Cyber tools and data, particularly those focusing on behavioral traits, do have a role in providing actionable insights. But the focus should be on supporting people, if possible, with the help of an Employee Assistance Program (EAP). Research by the National Institutes of Health has shown that EAPs help increase productivity, engagement and life satisfaction while reducing absenteeism and workplace distress. Even if a company can’t afford a full EAP, it can adopt the principles of a compassionate work environment.

An insider risk program that focuses on two-way engagement -- not only providing training but listening and responding to employee concerns -- can create a culture of communication and actionable, proactive insights. It can reduce the number of incidents resulting from either accidents or malicious intent.

Three steps to getting a program in place include:

Getting Stakeholders on Board. Insider risk is an enterprise-wide problem. Addressing it requires a cultural change, which requires complete buy-in from the top of an organization. It’s essential to establish multi-stakeholder governance from the beginning, with clearly established roles and responsibilities. The cultural change an organization needs will flow from the program, with accountability leading to better business practices and outcomes.

Establish a Cross-functional Team. Dealing with the human challenge requires a cross-functional approach where people work together to reduce risk within the framework of a strong governance plan. Teams should include employees representing human resources, the business side of the organization, compliance and cybersecurity teams and many others.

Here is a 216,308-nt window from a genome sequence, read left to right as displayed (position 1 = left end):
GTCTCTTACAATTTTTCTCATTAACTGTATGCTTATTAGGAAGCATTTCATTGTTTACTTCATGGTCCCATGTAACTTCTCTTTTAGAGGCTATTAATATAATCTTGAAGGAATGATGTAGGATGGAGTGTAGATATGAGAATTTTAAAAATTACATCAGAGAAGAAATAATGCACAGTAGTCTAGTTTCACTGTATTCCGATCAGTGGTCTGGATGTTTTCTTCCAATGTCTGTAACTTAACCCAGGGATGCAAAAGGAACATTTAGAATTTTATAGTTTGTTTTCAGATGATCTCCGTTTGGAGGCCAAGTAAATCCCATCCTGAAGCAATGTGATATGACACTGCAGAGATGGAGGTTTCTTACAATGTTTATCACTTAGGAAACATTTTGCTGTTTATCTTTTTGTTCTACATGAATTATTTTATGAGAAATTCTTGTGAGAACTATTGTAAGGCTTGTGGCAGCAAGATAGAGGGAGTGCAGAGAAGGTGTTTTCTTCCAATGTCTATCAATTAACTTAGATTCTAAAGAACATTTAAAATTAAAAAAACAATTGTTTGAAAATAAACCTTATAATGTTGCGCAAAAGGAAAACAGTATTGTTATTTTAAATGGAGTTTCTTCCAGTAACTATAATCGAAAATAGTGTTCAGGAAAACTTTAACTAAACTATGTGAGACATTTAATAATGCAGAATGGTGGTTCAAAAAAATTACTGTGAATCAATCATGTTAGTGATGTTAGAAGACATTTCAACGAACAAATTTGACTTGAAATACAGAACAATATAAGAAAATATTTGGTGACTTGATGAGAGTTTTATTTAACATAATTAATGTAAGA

You may also consider hiring a dedicated insider risk leader whose sole focus is to proactively manage insider risk.

Know Your People, Processes and Data-driven Technology. A key to a successful program is discovery -- not just of data but also of actionable insights and policies. That information needs to be kept in living documents built on threat intelligence and designed to promote meaningful communication. Policies must strike the right balance between security and privacy, and be designed to engage employees with proactive security instructions before an incident occurs, not as a punitive measure after the fact.

Build the Right Culture for a Better Insider Risk Management Program

Companies have spent billions of dollars on combating external threats but comparatively little on understanding their insider risk. Addressing that growing problem requires a cultural change, focusing not as much on technology tools as on people, behavioral understanding and supporting employees. Focusing on employees can create a trusted workforce that benefits a company both in terms of security and productivity.

Image Credit: Andrea Danti/Shutterstock

Lynsey Wolf is the i3 Investigations Team Lead at DTEX Systems, where she has worked for the last five years. She is an experienced analyst with a demonstrated history of working in the computer software industry. Her skills and experience as a seasoned insider threat investigator and researcher have led to her success in seeing, understanding, and acting on contextual intelligence using scoring frameworks proven to stop malicious actors and insider threats, including data loss, account compromise, and other types of negligent behaviors.